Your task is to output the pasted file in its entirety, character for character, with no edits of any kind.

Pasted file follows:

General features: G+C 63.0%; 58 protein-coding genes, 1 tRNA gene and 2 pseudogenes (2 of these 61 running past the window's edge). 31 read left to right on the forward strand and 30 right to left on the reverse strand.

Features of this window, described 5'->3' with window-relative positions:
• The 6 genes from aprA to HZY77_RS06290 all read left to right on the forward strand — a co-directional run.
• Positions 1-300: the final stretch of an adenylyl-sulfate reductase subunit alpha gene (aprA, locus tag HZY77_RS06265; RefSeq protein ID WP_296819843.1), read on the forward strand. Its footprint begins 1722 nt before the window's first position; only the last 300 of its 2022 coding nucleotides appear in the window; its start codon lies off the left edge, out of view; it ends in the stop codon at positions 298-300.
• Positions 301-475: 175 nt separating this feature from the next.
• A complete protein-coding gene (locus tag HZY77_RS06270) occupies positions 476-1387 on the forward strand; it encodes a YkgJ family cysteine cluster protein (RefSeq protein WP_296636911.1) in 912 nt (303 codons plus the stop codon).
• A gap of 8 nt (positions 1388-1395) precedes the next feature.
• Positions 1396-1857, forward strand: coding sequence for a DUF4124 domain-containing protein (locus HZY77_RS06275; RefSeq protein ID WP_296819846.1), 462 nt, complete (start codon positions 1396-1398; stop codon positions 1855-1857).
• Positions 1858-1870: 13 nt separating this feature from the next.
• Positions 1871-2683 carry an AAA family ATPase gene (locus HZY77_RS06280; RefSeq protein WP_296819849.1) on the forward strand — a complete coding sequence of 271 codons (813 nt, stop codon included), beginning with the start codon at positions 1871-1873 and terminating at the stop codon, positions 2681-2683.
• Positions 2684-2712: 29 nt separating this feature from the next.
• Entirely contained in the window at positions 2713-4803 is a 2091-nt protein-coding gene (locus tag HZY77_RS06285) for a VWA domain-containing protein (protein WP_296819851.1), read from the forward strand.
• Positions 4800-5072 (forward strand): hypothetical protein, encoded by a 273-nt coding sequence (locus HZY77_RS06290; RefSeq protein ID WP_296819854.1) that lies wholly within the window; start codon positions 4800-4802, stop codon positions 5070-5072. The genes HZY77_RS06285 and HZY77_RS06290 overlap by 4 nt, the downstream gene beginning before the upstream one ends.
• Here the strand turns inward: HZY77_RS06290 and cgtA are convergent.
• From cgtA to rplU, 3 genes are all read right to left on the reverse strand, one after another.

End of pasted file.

General features: G+C 63.0%; 58 protein-coding genes, 1 tRNA gene and 2 pseudogenes (2 of these 61 running past the window's edge). 31 read left to right on the forward strand and 30 right to left on the reverse strand.

Features of this window, described 5'->3' with window-relative positions:
• The 6 genes from aprA to HZY77_RS06290 all read left to right on the forward strand — a co-directional run.
• Positions 1-300: the final stretch of an adenylyl-sulfate reductase subunit alpha gene (aprA, locus tag HZY77_RS06265; RefSeq protein ID WP_296819843.1), read on the forward strand. Its footprint begins 1722 nt before the window's first position; only the last 300 of its 2022 coding nucleotides appear in the window; its start codon lies off the left edge, out of view; it ends in the stop codon at positions 298-300.
• Positions 301-475: 175 nt separating this feature from the next.
• A complete protein-coding gene (locus tag HZY77_RS06270) occupies positions 476-1387 on the forward strand; it encodes a YkgJ family cysteine cluster protein (RefSeq protein WP_296636911.1) in 912 nt (303 codons plus the stop codon).
• A gap of 8 nt (positions 1388-1395) precedes the next feature.
• Positions 1396-1857, forward strand: coding sequence for a DUF4124 domain-containing protein (locus HZY77_RS06275; RefSeq protein ID WP_296819846.1), 462 nt, complete (start codon positions 1396-1398; stop codon positions 1855-1857).
• Positions 1858-1870: 13 nt separating this feature from the next.
• Positions 1871-2683 carry an AAA family ATPase gene (locus HZY77_RS06280; RefSeq protein WP_296819849.1) on the forward strand — a complete coding sequence of 271 codons (813 nt, stop codon included), beginning with the start codon at positions 1871-1873 and terminating at the stop codon, positions 2681-2683.
• Positions 2684-2712: 29 nt separating this feature from the next.
• Entirely contained in the window at positions 2713-4803 is a 2091-nt protein-coding gene (locus tag HZY77_RS06285) for a VWA domain-containing protein (protein WP_296819851.1), read from the forward strand.
• Positions 4800-5072 (forward strand): hypothetical protein, encoded by a 273-nt coding sequence (locus HZY77_RS06290; RefSeq protein ID WP_296819854.1) that lies wholly within the window; start codon positions 4800-4802, stop codon positions 5070-5072. The genes HZY77_RS06285 and HZY77_RS06290 overlap by 4 nt, the downstream gene beginning before the upstream one ends.
• Here the strand turns inward: HZY77_RS06290 and cgtA are convergent.
• From cgtA to rplU, 3 genes are all read right to left on the reverse strand, one after another.